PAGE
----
Echoes of the Past: The Revenge of the Witch (Collector's Edition)
Year Published: 2012
Publisher: Big Fish Games
Echoes of the Past: The Revenge of the Witch is an enormous game for 2012. Nearly every scene is packed with items to find, puzzles to solve, chests to open, and multiple doors and paths to explore further. You will find much of this stuff locked off until you progress and locate the correct items to use on them. The game is of decent length, especially for a 2012 HOG, and took me almost 8 hours to finish.
As the game begins, a wizard (telepathically) informs you that a Witch has imprisoned him and taken over the Kingdom of Orion. The only way to stop the Witch is to find 10 magic gems and place them in a staff that can counter her powers. Each gem is guarded by a different monster (giant spider, giant raven, demon wolves, etc.), which are usually also holding an important person hostage (doctor, mayor, princess, etc.) and/or blocking the way forward. None of this explains the game's title (there is no time travel, and although it is taking place in a fictitious medieval setting, it's not what I would consider "echoes" of that time period), and I'm not sure what the Witch wants revenge for.
The Kingdom of Orion needs your help because their wizard is incompetent.
In any case, the inclusion of the monsters is actually a really cool idea. It reminded me of the PC/console classic, Shadowgate (a forefather of the hidden object genre), and in fact the wraith-like skeleton was reminiscent of a similar boss in that game. (I even noticed part of the music sounded a lot like the Shadowgate theme, but that could be coincidence.)
The only downside is that all of the monsters are defeated the same way - you find a magic powder in a chest that's unlocked after solving a long series of puzzles and hidden object scenes. While the game really puts you through the ropes to get those powders, I would've preferred if each monster had a more unique solution. Speaking of HO scenes, Echoes of the Past has several different types - the traditional ones where you find things off a list, ones where you place items in appropriate places around the scenery, and ones where you find all of a similar object (like flowers or clay pots). The variety keeps things fun and interesting.
This giant raven blocks your path.
So, I was really enjoying Echoes of the Past, despite its shortcomings in story, until I got to the bonus chapter. While it starts off much like the rest of the game, with the goal of finding a spell book that contains the Witch's powers, it eventually devolves into a series of tangrams (puzzles similar to Tetris), each more elaborate and annoying than the last. I typically frown on HOG's making you do the same type of puzzle more than once, and this game was already on thin ice for having every magic powder chest locked with a similar laser light puzzle. But at least after doing the first few of those, I got the hang of them, and the later ones weren't so bad. The problem with the tangrams is that they only got more frustrating as more pieces were added, and those pieces only fit together one particular way.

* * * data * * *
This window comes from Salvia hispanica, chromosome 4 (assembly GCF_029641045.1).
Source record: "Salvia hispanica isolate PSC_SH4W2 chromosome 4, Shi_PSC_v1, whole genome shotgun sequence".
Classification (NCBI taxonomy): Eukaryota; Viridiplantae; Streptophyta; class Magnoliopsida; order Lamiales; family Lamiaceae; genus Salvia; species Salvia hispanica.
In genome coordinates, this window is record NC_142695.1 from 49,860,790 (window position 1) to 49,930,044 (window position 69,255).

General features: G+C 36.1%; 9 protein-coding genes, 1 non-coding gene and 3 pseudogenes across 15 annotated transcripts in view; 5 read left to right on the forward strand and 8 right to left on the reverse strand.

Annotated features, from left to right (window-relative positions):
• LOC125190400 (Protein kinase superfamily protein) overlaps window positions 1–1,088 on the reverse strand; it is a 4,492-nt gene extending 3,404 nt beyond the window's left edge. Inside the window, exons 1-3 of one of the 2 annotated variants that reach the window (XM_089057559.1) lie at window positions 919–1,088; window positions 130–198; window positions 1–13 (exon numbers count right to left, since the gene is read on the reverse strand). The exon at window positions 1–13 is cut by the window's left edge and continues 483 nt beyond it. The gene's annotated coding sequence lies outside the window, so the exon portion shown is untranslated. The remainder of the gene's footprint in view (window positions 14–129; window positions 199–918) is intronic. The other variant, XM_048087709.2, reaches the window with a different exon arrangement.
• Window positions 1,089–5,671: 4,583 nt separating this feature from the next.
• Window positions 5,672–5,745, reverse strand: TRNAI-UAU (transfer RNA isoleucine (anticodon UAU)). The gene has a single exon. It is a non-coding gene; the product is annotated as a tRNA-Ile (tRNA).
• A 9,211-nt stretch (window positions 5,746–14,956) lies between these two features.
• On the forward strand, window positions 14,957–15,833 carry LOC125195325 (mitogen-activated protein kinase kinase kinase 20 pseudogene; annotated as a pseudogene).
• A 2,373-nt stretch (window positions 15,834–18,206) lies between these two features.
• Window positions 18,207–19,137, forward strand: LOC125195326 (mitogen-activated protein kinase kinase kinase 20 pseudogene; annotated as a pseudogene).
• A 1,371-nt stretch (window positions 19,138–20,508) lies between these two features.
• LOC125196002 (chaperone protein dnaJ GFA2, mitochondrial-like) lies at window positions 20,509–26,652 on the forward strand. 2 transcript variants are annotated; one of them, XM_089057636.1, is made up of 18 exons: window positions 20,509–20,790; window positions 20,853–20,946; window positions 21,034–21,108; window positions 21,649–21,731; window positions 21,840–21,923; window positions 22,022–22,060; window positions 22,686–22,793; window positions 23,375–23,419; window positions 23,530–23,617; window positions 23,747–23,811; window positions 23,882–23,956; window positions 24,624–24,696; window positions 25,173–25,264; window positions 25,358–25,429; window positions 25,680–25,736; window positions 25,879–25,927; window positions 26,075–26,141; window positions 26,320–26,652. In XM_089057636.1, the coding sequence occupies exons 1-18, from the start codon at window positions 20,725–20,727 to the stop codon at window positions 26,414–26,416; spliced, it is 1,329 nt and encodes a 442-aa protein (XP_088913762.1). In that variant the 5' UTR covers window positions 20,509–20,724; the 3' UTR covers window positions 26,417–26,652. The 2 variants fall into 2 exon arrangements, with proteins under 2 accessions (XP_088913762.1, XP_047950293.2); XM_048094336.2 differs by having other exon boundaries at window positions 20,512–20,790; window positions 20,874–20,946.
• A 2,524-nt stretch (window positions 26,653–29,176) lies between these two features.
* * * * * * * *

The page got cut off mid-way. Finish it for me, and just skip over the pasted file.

Usually when HOG's do tangrams, there is some indication if you have the pieces in the right places - they either lock in or there's some kind of color-coding to provide a clue, or the first one might already be placed for you. Here, there is nothing, and after struggling through the first few, I started looking at the in-game Strategy Guide for proper piece placement on the last ones. If you love tangrams, well here's your dream-come-true, but personally, I won't waste hours of my life on them and especially not for a bonus chapter that is just "find a magic book" and doesn't really resolve or add to the story.
Not friendly, indeed.
If there's one other minor complaint I have it's that, due to the amount of backtracking required, an in-game map would've been nice. Most modern HOGs include a map with fast travel, but Echoes of the Past is somewhat oldschool and has none. With the sheer amount of stuff that needs to be accessed with items only found later, it's easy to forget where you needed to use something and have to go back scouring every scene until you find it again. Sometimes HO scenes become active again in previous areas and the only way you know is when you stumble upon them during all your return trips. The game also tends to be a little laggy.
Echoes of the Past is certainly enjoyable for what it is. A better story and more convincing voice acting would've helped (the game does have sequels - here's hoping they improved on this) and the scenery is nice (and sometimes memorable - the creepy toy room looks like Santa's Workshop gone wrong), if a bit static (the HO scenes are noticeably lower quality than the rest). Fans of the hidden object genre will have a lot to do and love here - I only suggest skipping or using the guide to get through the tangrams in the bonus chapter if you decide to play it. There are no achievements, so there are no regrets if you do.